Tiokasin v. Haas

Annotate this Case

370 N.W.2d 559 (1985)

Shirley J. TIOKASIN, f/k/a Shirley J. Haas, Plaintiff and Appellee, v. Gary S. HAAS, Defendant and Appellant.

Civ. No. 10788.

Supreme Court of North Dakota.

June 27, 1985.

*560 No appearance for plaintiff and appellee.

*561 Howe & Seaworth, Grand Forks, for defendant and appellant; argued by Henry H. Howe.

LEVINE, Justice.

Gary S. Haas appeals from a district court judgment which modified the child support provisions contained in a judgment and decree which granted Shirley J. Tiokasin a divorce from him. We affirm.

Gary and Shirley were divorced on February 2, 1983. Shirley was awarded custody of the couple's two minor children, Tami Marie and Amanda Jean Haas, and Gary was ordered to pay child support in the amount of $150 per month for each child. Shirley subsequently remarried.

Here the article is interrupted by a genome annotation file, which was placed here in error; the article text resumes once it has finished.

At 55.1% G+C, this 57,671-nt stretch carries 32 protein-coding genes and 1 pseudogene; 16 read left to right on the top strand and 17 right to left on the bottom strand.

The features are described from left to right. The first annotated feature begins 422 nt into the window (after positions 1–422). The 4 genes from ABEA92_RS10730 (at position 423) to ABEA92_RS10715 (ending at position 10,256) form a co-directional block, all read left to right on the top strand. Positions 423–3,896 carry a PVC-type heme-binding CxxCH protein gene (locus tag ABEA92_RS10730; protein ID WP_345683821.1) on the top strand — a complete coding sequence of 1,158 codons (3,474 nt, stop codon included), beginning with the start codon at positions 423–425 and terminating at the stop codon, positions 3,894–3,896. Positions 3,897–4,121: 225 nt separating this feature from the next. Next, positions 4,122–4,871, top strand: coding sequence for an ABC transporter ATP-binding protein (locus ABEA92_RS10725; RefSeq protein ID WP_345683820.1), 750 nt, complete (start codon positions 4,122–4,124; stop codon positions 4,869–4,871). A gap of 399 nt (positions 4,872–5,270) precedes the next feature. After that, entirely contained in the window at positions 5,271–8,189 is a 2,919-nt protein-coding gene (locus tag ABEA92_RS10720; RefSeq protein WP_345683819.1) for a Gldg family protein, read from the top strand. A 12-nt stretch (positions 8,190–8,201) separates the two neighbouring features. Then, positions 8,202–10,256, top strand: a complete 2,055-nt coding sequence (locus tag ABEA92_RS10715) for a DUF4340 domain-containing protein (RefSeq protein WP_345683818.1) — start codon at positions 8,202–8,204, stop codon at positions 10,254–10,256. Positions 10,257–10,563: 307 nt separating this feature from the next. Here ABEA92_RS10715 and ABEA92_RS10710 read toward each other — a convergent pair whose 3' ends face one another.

On January 16, 1984, Gary and Shirley entered into a "Stipulation to Modify Judgment"[1] which eliminated Gary's child support contribution. A hearing on Gary's motion to modify the divorce decree was held on June 6, 1984, during which Gary testified and the stipulation was introduced in evidence. Shirley was not represented by counsel and did not appear at the hearing. The district court refused to adopt the stipulation, but reduced Gary's child support payments to $62.50 per month for each child. Judgment was entered modifying the divorce decree accordingly, and Gary appealed.

The sole issue raised by Gary in this appeal is whether or not the district court erred in refusing to accept the parties' stipulation relieving Gary from his child support obligations contained in the original divorce decree.